>>> while ( my($k,$v) = each %const ) {
    >>> $code .= "$k => $v,";
    >>> }
    >>> eval "use constant {$code}";
    >>> die $@ if $@;
    >>> }

    >
    > [...]
    >
    >> You also don't need the eval, constant.pm also works with anonymous
    >> hashes

    >
    > This statement doesn't exactly make any sense :). But the eval isn't
    > needed, one way to accomplish the same would be
    >
    > ----------------
    > BEGIN {
    > my %c = ( A => 1, B => 2 );
    >
    > use constant;
    > constant->import(\%c);
    > }
    >
    > print A,B,"\n";
    >


    Thanks, I had forgotten that too...

    --
    Charles DeRykus
     
    Charles DeRykus, Jul 6, 2013
    #13
  14. Ivan Shmakov

    Ivan Shmakov Guest

    >>>>> Rainer Weikusat <> writes:
    >>>>> Ben Morrow <> writes:


    [...]

    >> There's a reason [h2ph] was replaced with h2xs, and that is that
    >> it's usually better to get the C compiler to interpret C, since
    >> include files can contain all sorts of rubbish.


    > h2xs doesn't use external programs for analysing C headers, it just
    > contains a more complete 'C header analyzer' than the one in the
    > example above (as does h2ph, FWIW).


    I guess the point was that h2xs (or, rather, WriteConstants ())
    uses the C compiler to get the /values/ of such constants.

    And as for the names, -- indeed.

    --
    FSF associate member #7257
     
    Ivan Shmakov, Jul 6, 2013
    #14
  15. On 7/6/2013 12:04 PM, Ben Morrow wrote:
    >
    > Quoth Rainer Weikusat <>:
    >>
    >> BEGIN {
    >> my %c = ( A => 1, B => 2 );
    >>
    >> use constant;
    >> constant->import(\%c);
    >> }

    >
    > ...
    >
    > You can even calculate the contents of the hashref dynamically, if you
    > like:
    >
    > use constant {
    > map (chr(ord("@") + $_), $_), 1..4,
    > };
    >
    > This expression is evaluated at compile time, so any subs called need to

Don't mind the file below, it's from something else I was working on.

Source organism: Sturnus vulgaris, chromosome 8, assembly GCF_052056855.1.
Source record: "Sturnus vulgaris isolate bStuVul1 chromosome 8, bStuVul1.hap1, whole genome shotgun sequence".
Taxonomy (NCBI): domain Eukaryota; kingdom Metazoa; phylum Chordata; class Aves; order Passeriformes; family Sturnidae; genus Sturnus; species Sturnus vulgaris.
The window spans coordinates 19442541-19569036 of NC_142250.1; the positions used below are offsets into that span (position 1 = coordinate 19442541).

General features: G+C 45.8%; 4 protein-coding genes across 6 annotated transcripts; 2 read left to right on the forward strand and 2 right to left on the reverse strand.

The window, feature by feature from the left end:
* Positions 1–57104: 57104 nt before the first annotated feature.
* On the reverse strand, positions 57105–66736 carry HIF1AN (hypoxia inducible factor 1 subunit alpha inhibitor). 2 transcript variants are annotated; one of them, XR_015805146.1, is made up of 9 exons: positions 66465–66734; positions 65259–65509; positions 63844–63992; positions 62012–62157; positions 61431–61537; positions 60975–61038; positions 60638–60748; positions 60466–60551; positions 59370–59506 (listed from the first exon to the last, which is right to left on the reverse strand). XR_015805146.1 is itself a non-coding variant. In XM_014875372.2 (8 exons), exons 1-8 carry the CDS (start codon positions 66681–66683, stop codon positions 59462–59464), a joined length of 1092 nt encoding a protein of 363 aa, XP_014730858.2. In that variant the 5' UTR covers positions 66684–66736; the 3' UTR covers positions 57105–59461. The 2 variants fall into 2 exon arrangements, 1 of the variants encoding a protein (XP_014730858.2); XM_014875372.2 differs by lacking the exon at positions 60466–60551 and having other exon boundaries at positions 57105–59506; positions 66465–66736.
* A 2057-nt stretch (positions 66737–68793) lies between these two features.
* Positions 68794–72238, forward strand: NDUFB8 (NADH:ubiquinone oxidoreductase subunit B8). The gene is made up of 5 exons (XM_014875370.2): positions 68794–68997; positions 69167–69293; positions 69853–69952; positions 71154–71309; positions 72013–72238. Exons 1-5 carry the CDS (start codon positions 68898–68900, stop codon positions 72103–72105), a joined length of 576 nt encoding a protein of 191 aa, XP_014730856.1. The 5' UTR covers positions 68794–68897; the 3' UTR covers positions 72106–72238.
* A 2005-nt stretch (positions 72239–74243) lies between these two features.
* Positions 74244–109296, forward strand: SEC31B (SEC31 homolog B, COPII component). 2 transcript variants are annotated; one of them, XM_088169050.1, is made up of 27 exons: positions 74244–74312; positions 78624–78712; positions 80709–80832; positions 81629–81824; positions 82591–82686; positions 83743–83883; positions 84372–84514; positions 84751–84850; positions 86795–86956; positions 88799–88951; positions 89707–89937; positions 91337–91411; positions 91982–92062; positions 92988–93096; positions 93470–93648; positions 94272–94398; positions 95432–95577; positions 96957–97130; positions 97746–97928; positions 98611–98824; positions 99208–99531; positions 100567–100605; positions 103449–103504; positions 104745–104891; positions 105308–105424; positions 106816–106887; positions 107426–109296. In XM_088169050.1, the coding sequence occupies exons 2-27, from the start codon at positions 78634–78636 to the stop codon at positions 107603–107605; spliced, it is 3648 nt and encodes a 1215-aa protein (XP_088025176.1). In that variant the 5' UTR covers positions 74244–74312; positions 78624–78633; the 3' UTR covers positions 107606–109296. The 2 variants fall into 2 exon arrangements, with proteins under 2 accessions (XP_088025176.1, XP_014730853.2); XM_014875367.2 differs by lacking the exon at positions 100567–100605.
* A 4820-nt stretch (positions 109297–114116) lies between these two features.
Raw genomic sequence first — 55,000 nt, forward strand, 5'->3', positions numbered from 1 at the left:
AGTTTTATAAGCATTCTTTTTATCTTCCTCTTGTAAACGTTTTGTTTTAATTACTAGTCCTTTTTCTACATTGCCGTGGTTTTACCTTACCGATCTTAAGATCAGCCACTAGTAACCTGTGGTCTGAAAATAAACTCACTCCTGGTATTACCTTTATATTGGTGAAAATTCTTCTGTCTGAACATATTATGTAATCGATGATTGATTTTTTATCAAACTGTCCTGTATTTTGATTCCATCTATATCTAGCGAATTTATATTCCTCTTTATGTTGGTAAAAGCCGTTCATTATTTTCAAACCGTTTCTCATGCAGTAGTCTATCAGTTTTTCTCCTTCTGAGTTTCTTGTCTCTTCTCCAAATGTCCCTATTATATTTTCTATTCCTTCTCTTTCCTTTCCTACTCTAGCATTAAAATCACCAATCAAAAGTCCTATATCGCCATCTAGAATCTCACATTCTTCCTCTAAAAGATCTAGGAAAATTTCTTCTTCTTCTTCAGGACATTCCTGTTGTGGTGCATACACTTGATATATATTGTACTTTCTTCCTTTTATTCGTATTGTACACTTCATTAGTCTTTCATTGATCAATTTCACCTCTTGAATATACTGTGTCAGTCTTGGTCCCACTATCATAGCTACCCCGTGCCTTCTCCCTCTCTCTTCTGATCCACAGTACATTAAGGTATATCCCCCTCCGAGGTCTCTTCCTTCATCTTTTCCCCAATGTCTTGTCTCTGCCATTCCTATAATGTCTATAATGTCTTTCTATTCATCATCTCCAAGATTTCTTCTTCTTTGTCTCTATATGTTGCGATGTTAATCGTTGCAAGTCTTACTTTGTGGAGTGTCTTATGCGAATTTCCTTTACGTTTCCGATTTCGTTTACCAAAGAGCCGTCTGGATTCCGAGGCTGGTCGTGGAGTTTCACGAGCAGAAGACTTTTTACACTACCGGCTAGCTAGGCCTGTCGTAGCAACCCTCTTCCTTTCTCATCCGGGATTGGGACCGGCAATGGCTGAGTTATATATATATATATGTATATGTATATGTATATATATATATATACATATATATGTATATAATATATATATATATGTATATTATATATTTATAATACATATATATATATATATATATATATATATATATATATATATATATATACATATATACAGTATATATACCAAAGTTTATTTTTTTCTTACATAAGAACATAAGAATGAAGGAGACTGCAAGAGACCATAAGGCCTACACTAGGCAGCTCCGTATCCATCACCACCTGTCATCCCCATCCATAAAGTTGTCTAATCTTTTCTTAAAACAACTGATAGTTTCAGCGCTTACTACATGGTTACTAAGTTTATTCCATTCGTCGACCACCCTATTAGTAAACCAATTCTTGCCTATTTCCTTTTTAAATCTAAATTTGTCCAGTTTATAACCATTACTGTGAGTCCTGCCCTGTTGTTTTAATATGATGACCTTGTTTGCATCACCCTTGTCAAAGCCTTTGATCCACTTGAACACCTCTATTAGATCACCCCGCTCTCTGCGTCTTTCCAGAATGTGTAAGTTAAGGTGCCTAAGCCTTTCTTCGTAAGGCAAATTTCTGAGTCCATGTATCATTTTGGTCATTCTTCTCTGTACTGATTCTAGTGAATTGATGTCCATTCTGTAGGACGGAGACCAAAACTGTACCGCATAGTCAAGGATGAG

> be available at the point where the 'use' statement is compiled.
    >


    Hm, appears not:

    $ perl -le 'use constant {map( (chr(ord("@") + $_), $_), 1..4 ) }'
    syntax error at -e line 1, near "use constant {


    Interestingly though:

    $ perl -le 'use constant map( (chr(ord("@") + $_), $_), 1..4 );
    print A()'
    1B2C3D4

    This works:

    $ perl -le 'BEGIN{%h = map ( (chr(ord("@") + $_), $_), 1..4 ) };use
    constant \%h;print A()'
    1

    This of course too:

    $ perl -le 'use constant; constant->import( {map ( (chr(ord("@") +
    $_), $_), 1..4)}); print A()'
    1

    --
    Charles DeRykus
     
    Charles DeRykus, Jul 6, 2013
    #15
  16. On 2013-07-06 22:33, Charles DeRykus <> wrote:
    > On 7/6/2013 12:04 PM, Ben Morrow wrote:
    >> Quoth Rainer Weikusat <>:
    >>>
    >>> BEGIN {
    >>> my %c = ( A => 1, B => 2 );
    >>>
    >>> use constant;
    >>> constant->import(\%c);
    >>> }

    >>
    >> ...
    >>
    >> You can even calculate the contents of the hashref dynamically, if you
    >> like:
    >>
    >> use constant {
    >> map (chr(ord("@") + $_), $_), 1..4,
    >> };
    >>
    >> This expression is evaluated at compile time, so any subs called need to
    >> be available at the point where the 'use' statement is compiled.
    >>

    >
    > Hm, appears not:
    >
    > $ perl -le 'use constant {map( (chr(ord("@") + $_), $_), 1..4 ) }'
    > syntax error at -e line 1, near "use constant {


    Perl thinks that the { starts a block here, not an anonymous hash. You
    can force it by prepending a +:

    % perl -le 'use constant +{map( (chr(ord("@") + $_), $_), 1..4 ) }; print A, B, C, D'
    1234

    hp

    --
    _ | Peter J. Holzer | Fluch der elektronischen Textverarbeitung:
    |_|_) | Sysadmin WSR | Man feilt solange an seinen Text um, bis
    | | | | die Satzbestandteile des Satzes nicht mehr
    __/ | http://www.hjp.at/ | zusammenpaƟt. -- Ralph Babel
     
    Peter J. Holzer, Jul 7, 2013
    #16